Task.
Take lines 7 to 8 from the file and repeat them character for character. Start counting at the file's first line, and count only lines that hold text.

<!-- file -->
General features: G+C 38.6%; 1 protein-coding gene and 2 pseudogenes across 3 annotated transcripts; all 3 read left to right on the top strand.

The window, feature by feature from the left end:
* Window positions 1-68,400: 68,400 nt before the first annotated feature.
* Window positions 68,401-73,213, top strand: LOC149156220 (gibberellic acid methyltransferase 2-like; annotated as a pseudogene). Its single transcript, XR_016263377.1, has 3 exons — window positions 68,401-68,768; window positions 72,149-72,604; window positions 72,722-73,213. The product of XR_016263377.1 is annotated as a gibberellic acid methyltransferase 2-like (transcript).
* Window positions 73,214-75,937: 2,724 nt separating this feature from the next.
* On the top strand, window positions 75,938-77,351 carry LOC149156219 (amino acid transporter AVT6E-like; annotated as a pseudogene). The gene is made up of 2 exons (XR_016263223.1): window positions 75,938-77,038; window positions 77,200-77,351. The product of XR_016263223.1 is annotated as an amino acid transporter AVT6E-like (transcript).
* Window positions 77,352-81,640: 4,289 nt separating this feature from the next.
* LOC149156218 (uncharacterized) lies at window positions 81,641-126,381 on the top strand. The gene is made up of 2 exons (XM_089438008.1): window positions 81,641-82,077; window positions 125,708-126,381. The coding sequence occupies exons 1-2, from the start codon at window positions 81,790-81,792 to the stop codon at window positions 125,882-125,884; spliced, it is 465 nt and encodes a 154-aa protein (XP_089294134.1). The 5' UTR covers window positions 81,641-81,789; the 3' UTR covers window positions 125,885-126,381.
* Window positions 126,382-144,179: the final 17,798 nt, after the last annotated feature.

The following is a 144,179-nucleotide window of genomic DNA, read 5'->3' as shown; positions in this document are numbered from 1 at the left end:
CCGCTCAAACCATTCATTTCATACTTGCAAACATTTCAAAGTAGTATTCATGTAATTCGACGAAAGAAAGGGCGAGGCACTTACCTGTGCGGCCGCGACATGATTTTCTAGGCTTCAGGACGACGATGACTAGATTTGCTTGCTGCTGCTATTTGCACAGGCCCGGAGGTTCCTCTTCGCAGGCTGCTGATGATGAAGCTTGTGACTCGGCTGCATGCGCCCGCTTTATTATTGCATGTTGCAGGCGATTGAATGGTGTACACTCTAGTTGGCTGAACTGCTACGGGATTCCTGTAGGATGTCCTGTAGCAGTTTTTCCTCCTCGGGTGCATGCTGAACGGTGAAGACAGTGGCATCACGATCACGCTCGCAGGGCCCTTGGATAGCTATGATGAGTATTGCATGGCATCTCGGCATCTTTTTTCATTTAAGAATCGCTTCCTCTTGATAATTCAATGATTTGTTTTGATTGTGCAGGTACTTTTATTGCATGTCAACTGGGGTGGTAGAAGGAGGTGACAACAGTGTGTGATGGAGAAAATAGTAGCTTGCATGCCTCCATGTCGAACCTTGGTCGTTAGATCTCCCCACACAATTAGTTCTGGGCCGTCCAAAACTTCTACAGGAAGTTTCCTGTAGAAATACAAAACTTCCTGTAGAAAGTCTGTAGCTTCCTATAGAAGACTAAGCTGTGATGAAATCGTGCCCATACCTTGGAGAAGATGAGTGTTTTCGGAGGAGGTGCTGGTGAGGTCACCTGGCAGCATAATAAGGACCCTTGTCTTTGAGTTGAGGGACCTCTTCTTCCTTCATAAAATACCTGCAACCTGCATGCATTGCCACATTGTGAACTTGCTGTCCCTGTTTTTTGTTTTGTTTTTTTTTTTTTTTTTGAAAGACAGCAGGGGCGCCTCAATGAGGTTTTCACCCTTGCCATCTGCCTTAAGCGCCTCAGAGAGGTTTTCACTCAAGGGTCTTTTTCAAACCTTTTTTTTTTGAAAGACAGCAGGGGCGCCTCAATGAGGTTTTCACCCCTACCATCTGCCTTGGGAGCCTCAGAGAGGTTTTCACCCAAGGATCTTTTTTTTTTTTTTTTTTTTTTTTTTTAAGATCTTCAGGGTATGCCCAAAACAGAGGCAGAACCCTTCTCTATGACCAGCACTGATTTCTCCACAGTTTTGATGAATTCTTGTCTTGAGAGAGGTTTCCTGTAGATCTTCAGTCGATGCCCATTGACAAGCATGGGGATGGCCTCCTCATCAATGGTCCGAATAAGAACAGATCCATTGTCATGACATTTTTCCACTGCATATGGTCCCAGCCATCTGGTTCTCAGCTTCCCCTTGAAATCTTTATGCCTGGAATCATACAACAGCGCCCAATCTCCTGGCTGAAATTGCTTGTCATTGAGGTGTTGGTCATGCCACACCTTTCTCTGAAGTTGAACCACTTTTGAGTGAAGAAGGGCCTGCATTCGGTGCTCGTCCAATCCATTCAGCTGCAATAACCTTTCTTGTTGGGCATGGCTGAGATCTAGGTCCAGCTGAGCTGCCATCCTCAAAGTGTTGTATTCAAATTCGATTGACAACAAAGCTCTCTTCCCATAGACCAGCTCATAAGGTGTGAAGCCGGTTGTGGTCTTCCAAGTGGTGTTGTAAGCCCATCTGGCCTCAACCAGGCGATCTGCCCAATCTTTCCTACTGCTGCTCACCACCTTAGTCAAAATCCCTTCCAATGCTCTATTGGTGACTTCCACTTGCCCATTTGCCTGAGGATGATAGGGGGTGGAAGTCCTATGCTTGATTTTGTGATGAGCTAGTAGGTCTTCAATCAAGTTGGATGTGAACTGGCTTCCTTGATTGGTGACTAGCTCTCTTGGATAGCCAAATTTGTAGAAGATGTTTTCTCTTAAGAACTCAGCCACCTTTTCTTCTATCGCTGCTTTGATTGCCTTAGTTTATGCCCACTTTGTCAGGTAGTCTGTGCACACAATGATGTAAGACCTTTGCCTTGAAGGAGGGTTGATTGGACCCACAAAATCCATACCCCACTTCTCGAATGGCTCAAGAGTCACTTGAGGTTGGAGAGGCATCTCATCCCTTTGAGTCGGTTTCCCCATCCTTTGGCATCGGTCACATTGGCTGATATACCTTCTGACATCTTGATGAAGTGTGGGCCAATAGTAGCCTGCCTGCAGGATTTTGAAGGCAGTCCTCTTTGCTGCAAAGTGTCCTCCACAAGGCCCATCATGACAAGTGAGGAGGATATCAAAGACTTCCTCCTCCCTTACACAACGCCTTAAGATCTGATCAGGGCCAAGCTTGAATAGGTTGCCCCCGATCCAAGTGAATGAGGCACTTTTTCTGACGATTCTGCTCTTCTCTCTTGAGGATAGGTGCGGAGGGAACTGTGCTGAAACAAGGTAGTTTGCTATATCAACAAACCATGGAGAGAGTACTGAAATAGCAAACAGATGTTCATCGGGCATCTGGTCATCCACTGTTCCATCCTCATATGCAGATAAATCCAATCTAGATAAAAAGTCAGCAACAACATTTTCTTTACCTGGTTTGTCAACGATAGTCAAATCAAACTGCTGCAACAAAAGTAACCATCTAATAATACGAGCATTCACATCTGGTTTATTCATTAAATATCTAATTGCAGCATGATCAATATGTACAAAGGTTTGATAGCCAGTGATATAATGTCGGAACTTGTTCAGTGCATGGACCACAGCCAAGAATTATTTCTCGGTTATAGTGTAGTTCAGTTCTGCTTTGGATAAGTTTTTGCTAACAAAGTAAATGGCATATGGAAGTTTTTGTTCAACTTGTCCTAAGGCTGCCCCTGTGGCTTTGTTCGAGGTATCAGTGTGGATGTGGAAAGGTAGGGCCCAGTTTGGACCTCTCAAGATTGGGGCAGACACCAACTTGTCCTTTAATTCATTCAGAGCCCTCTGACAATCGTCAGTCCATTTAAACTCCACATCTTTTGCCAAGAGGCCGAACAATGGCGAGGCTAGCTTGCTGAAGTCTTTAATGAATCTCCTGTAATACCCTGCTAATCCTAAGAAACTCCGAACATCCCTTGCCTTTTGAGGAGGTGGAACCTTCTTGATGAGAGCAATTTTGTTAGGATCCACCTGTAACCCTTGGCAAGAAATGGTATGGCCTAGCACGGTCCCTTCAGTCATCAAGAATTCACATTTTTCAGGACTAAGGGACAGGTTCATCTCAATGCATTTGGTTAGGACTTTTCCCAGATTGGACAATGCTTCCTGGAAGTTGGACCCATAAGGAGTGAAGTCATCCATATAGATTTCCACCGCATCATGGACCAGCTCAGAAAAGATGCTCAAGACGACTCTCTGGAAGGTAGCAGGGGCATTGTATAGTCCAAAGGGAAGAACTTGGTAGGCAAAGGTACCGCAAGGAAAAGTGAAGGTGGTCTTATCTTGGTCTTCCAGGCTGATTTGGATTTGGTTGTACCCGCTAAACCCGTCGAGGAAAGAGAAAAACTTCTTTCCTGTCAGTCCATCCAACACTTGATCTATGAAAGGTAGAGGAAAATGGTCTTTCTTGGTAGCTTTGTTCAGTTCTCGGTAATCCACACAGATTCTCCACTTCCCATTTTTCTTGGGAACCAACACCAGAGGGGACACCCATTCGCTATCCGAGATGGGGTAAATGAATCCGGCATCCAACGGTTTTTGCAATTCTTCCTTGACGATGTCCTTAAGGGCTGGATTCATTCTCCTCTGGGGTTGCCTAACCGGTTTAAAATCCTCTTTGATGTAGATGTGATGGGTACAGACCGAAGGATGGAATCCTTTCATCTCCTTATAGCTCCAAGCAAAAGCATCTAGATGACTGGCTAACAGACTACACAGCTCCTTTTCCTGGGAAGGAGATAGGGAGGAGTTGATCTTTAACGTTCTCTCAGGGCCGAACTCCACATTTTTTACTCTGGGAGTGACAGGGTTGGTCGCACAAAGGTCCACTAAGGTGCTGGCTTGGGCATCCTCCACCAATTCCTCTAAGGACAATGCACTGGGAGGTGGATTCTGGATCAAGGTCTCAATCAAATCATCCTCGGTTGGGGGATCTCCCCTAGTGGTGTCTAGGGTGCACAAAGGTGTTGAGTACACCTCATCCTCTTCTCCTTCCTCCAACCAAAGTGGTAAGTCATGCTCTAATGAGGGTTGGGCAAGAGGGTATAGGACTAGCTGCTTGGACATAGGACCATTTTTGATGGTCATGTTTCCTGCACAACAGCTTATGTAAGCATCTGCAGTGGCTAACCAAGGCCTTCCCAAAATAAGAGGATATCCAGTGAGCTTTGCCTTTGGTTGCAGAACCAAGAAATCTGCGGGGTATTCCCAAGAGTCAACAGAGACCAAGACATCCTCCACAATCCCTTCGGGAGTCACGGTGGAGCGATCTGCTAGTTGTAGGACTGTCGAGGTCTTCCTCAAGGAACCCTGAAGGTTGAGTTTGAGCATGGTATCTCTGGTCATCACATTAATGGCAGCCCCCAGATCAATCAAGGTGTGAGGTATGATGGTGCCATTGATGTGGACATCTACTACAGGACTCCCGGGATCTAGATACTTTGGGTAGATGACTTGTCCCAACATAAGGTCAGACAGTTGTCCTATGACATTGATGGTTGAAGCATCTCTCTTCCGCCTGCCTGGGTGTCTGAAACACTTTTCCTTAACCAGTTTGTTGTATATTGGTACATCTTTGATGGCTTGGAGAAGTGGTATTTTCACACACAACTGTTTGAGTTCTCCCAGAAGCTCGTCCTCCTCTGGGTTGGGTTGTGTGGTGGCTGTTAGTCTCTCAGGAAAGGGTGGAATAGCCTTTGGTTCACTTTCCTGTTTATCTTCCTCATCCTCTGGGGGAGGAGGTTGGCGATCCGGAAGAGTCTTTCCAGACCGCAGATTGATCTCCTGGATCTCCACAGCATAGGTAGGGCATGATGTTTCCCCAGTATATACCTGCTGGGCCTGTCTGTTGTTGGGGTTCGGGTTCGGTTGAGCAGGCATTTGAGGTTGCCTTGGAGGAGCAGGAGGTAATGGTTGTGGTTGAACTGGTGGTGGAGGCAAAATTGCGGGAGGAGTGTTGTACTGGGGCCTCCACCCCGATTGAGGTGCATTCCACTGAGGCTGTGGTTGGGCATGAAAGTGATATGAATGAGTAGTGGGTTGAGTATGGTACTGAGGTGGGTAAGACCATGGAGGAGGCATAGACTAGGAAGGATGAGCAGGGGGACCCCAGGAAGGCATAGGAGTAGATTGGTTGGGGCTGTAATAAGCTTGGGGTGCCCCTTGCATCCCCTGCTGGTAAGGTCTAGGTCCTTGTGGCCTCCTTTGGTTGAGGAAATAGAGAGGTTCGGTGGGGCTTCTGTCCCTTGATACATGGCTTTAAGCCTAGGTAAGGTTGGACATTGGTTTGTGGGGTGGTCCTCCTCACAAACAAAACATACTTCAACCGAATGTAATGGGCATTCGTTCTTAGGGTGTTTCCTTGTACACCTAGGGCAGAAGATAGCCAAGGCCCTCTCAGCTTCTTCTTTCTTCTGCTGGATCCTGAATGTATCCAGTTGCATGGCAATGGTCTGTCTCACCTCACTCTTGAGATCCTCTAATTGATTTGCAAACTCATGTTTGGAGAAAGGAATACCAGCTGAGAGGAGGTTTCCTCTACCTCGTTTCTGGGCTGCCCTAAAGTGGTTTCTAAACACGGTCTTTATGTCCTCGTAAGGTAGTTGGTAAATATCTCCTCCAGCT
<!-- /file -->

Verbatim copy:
* Window positions 77,352-81,640: 4,289 nt separating this feature from the next.
* LOC149156218 (uncharacterized) lies at window positions 81,641-126,381 on the top strand. The gene is made up of 2 exons (XM_089438008.1): window positions 81,641-82,077; window positions 125,708-126,381. The coding sequence occupies exons 1-2, from the start codon at window positions 81,790-81,792 to the stop codon at window positions 125,882-125,884; spliced, it is 465 nt and encodes a 154-aa protein (XP_089294134.1). The 5' UTR covers window positions 81,641-81,789; the 3' UTR covers window positions 125,885-126,381.